DynCorp, which has locations in Tampa and other sites throughout the state of Florida, has been just one of the critics of AAR Airlift Group, a controversial transportation contractor hired to fly U.S. diplomats, representatives and cabinet members to dangerous locations.
In 2015, AAR beat out DynCorp to win an 11-year $10 billion contract from the U.S. State Department to provide transportation services for government officials on diplomatic missions.
However, AAR's fulfillment of the contract has allegedly been less than professional and accusations against the firm range from lack of appropriate safety measures to allegations of espionage from DynCorp.
DynCorp filed a federal lawsuit claiming that AAR's securing of the contract was made possible by corporate espionage. DynCorp previously accused the contractor of stealing its employees for their trade secrets.
While the lawsuit has yet to be resolved, AAR has been a popular subject of discussion following an incident in May in which an AAR-operated helicopter nearly went down after flying too close to soccer goal posts.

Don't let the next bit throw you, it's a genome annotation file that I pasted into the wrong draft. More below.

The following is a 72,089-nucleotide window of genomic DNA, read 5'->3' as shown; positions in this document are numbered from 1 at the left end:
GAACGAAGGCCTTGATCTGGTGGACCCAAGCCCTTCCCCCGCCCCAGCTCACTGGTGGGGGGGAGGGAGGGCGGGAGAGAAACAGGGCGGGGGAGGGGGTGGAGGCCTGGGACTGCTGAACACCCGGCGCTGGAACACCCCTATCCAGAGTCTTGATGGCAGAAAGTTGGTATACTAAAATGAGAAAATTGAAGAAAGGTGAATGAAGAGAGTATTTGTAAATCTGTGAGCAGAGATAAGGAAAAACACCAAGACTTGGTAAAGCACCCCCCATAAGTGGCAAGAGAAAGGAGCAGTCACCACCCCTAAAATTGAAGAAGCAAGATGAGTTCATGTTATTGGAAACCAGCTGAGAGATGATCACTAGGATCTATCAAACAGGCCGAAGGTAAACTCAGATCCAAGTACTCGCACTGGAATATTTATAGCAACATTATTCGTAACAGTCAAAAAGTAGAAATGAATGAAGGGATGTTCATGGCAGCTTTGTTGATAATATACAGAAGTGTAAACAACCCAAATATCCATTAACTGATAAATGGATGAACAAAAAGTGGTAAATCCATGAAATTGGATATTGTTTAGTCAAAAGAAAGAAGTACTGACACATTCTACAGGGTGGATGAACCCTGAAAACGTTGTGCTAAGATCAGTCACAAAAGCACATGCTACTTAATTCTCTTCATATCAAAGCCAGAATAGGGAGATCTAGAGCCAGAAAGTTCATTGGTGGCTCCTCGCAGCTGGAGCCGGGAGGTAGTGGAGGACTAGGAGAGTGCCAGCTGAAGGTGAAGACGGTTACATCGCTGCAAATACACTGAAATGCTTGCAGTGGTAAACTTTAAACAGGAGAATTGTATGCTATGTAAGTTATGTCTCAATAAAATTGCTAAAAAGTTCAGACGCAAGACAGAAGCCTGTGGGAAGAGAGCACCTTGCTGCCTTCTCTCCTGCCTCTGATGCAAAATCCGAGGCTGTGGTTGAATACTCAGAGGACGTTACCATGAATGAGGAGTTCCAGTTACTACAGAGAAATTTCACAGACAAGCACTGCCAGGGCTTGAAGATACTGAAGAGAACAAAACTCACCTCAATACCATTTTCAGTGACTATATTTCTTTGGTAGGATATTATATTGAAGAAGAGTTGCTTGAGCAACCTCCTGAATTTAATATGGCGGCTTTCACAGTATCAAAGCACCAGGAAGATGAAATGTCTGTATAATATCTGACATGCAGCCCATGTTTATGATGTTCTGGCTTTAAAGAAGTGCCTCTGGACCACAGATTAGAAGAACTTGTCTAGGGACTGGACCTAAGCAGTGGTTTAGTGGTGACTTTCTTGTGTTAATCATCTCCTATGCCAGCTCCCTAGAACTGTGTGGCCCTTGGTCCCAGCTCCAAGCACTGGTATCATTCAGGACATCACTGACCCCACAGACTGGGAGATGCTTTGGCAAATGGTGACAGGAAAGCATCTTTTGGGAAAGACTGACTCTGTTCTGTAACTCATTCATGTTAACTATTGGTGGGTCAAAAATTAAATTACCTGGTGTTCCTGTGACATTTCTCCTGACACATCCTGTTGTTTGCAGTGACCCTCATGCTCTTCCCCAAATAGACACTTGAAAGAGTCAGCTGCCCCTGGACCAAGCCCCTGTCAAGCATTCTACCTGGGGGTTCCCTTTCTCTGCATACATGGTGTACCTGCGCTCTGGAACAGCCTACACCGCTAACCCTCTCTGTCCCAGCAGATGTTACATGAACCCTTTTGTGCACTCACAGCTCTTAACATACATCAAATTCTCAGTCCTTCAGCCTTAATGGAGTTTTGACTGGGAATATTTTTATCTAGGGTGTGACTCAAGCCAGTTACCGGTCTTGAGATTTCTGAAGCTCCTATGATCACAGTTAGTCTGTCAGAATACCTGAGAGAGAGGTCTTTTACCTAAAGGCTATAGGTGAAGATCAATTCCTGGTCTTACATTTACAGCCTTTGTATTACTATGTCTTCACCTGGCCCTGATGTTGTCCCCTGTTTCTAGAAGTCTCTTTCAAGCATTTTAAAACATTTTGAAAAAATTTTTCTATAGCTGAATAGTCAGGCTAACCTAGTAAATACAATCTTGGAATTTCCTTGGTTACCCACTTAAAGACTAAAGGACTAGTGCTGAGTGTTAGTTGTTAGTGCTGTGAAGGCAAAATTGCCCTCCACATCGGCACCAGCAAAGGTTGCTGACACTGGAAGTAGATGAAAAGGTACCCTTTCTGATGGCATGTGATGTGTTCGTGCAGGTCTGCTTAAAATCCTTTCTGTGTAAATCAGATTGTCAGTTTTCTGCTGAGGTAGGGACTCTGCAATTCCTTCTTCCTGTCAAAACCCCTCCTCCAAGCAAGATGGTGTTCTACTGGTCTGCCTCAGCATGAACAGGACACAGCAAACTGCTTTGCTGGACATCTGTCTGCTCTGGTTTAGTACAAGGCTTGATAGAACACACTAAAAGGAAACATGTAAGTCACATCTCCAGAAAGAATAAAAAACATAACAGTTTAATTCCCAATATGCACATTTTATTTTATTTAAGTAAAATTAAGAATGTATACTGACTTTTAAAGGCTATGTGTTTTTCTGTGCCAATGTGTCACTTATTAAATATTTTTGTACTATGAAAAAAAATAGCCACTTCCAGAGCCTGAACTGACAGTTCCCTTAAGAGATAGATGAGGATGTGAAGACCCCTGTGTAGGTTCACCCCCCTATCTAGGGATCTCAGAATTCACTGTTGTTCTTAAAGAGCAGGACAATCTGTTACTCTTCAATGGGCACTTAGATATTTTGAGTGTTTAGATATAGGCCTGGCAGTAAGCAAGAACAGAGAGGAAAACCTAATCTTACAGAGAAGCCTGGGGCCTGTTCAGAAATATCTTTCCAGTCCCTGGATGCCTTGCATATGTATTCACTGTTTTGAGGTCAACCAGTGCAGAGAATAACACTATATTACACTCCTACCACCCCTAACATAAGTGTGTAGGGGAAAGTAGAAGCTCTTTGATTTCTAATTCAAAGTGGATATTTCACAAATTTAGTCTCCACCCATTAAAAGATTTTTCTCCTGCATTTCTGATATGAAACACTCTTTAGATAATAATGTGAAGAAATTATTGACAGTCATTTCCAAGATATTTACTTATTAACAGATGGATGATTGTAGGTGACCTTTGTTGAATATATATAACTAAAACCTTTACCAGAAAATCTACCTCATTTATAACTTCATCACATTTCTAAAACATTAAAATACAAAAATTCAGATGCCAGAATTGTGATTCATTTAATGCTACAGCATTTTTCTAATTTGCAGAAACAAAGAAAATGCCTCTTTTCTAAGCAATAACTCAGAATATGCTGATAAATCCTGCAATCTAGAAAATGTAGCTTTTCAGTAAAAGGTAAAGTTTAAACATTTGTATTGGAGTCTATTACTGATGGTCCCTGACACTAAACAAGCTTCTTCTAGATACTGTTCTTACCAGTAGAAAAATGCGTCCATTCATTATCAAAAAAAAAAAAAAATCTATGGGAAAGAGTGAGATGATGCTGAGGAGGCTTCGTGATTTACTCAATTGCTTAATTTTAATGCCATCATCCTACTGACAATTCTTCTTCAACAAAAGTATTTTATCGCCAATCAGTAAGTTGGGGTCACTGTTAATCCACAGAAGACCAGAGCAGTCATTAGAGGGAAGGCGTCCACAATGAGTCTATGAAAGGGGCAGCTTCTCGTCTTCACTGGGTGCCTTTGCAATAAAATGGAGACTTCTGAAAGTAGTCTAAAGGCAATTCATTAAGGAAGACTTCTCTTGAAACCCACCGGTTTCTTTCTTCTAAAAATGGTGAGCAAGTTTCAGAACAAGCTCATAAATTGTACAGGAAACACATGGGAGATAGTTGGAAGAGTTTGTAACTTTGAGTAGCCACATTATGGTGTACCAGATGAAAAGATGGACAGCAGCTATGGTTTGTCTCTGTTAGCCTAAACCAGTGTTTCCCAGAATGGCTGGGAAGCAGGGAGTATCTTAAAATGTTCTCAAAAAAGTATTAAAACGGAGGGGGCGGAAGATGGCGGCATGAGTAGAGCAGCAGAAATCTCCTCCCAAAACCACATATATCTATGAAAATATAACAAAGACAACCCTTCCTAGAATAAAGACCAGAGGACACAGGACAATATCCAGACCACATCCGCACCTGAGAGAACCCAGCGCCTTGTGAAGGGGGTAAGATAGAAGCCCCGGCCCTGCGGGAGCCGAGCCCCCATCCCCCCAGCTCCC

Additionally, AAR was banned for an indefinite period of time at an airfield in Afghanistan after they violated safety procedures, and it is feared that the ban will make future missions difficult to complete.
AAR's reputation seems to be part of its history. It purchased the assets of security contractor Blackwater, which had by then changed its name to EP Aviation, according to The Daily Beast.
Several members of Congress have also taken action and contacted Secretary of State Rex Tillerson, requesting that he look into the safety records of AAR Airlift Group and their compliance with the Worldwide Aviation Support Services (WASS) contract.
Florida Business Daily reached out for comment to U.S. Rep. Matt Gaetz (R-FL), who is on the House Committee on Armed Services, a member of the Subcommittee on Oversight and Investigations and a member of the Subcommittee on Tactical Air and Land Forces, as well as U.S. Rep. Stephanie Murphy (D-FL) on the House Committee on Armed Services, member of the Subcommittee on Emerging Threats and Capabilities and member of Subcommittee on Readiness. Neither was able to respond.
While DynCorp and AAR's lawsuit is underway, Dyncorp is flying for the State Department. There is a possibility that they will continue doing so until the lawsuit is resolved..